The bending was surprisingly unwieldy. Too much physical activity was needed to make the simplest motions. In the series, it looked as though they were truly becoming one with the elements. In the movie, it looks like they’re playing DDR: Elemental Edition. The motions of the benders don’t seem related to what they want their element to do until the last possible second. It’s like a pitcher who winds up for five minutes to throw a ball ten feet.

The few things this movie does right only serve to make the lorryload they got wrong more pathetic. The hand-to-hand combat is so well choreographed that bending looks boring and unnecessary. Who would spend all that time learning to bend, when you could handle swords like Zuko does? The costumes and scenery are beautiful, only serving to emphasize how uncomfortable the actors look within them. The major plot points of the Water Book are all there, but the script is so awful that nothing makes sense.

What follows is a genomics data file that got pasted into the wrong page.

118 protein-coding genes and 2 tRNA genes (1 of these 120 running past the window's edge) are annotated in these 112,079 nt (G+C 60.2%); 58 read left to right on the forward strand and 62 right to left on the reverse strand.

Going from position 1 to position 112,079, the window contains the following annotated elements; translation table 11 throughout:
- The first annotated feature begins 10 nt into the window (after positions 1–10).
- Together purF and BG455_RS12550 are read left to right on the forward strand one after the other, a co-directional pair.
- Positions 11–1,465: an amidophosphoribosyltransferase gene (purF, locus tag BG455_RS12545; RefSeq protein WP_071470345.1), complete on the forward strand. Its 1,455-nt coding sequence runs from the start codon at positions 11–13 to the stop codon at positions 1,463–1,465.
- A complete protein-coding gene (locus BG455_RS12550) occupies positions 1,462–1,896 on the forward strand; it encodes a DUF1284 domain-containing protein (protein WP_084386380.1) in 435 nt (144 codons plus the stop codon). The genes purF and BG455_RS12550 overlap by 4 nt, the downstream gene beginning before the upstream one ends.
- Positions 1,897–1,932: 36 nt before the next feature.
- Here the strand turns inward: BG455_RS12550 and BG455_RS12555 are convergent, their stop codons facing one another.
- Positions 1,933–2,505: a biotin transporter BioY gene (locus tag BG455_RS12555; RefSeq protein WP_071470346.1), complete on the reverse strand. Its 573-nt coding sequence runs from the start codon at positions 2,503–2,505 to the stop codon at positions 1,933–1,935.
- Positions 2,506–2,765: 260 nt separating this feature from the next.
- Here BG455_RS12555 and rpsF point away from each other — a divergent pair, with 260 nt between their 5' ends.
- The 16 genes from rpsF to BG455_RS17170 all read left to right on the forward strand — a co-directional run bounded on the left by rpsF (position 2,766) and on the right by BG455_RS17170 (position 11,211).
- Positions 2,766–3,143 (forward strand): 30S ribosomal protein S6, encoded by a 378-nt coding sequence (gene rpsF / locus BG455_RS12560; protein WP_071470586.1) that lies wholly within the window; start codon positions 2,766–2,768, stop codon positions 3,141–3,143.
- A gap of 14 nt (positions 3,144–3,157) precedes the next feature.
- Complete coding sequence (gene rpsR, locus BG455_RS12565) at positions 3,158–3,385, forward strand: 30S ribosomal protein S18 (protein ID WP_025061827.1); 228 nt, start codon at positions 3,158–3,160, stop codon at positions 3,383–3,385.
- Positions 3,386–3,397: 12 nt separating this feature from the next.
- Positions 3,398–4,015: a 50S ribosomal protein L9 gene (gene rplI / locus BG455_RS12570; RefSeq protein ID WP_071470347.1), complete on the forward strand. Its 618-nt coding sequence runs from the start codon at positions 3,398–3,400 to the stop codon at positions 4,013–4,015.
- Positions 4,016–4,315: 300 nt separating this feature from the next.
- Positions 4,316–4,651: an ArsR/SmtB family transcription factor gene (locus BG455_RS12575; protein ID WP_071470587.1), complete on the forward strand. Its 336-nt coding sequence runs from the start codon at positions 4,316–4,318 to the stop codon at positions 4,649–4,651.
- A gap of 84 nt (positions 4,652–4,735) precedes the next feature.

Things the movie was clearly afraid of: fast motion, series in-jokes, conversations, smooth transitions, and smiling.

Things the movie did well: Appa and Momo. Though that was probably Industrial Light and Magic’s doing. I’m sure the film makers would have screwed them up if they could.

In sum, this movie is so bad it’s physically exhausting. I must take to my bed and read some space opera now.

4 thoughts on ““Oh, no. They’re talking.”

  1. How did they pronounce the names/words, incidentally? How can you screw up “Avatar” if you’re not Arnold Schwarzenegger?

    • Avatar was pronounced AHvatar by about half the cast, but inconsistently. So, much like Schwarzenegger would do it. Sokka (Sahk-ka) was pronounced SOHk-ka. Zhou was turned into Jao, with a very strong emphasis on the J. Iroh became EAR-o. OHzai morphed into o-ZAI.

      And, worst of all, because none of those characters’ names were said more than twice, given the confusion of the script, Aang (Ayng) was pronounced AHng.

      My English transliteration skills are not the best, but there you go.